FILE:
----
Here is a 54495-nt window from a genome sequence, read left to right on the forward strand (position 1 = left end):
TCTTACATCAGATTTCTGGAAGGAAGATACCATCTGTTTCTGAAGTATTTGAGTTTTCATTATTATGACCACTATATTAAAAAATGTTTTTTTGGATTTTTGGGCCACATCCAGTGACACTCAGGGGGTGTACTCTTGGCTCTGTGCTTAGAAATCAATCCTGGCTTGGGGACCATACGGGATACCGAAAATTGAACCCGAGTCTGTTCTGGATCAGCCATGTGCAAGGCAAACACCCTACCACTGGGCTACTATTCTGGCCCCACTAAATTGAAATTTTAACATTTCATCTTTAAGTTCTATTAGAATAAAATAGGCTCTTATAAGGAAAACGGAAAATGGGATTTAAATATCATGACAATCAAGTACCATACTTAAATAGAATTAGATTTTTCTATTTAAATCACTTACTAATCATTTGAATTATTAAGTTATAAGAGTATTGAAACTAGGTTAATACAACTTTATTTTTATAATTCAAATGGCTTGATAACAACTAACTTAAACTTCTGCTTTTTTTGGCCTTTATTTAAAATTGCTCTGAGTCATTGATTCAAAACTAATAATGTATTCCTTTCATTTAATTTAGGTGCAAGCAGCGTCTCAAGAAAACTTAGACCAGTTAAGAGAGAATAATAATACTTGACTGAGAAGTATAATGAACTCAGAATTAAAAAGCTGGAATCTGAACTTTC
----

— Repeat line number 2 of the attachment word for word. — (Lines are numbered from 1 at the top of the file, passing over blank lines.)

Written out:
TCTTACATCAGATTTCTGGAAGGAAGATACCATCTGTTTCTGAAGTATTTGAGTTTTCATTATTATGACCACTATATTAAAAAATGTTTTTTTGGATTTTTGGGCCACATCCAGTGACACTCAGGGGGTGTACTCTTGGCTCTGTGCTTAGAAATCAATCCTGGCTTGGGGACCATACGGGATACCGAAAATTGAACCCGAGTCTGTTCTGGATCAGCCATGTGCAAGGCAAACACCCTACCACTGGGCTACTATTCTGGCCCCACTAAATTGAAATTTTAACATTTCATCTTTAAGTTCTATTAGAATAAAATAGGCTCTTATAAGGAAAACGGAAAATGGGATTTAAATATCATGACAATCAAGTACCATACTTAAATAGAATTAGATTTTTCTATTTAAATCACTTACTAATCATTTGAATTATTAAGTTATAAGAGTATTGAAACTAGGTTAATACAACTTTATTTTTATAATTCAAATGGCTTGATAACAACTAACTTAAACTTCTGCTTTTTTTGGCCTTTATTTAAAATTGCTCTGAGTCATTGATTCAAAACTAATAATGTATTCCTTTCATTTAATTTAGGTGCAAGCAGCGTCTCAAGAAAACTTAGACCAGTTAAGAGAGAATAATAATACTTGACTGAGAAGTATAATGAACTCAGAATTAAAAAGCTGGAATCTGAACTTTC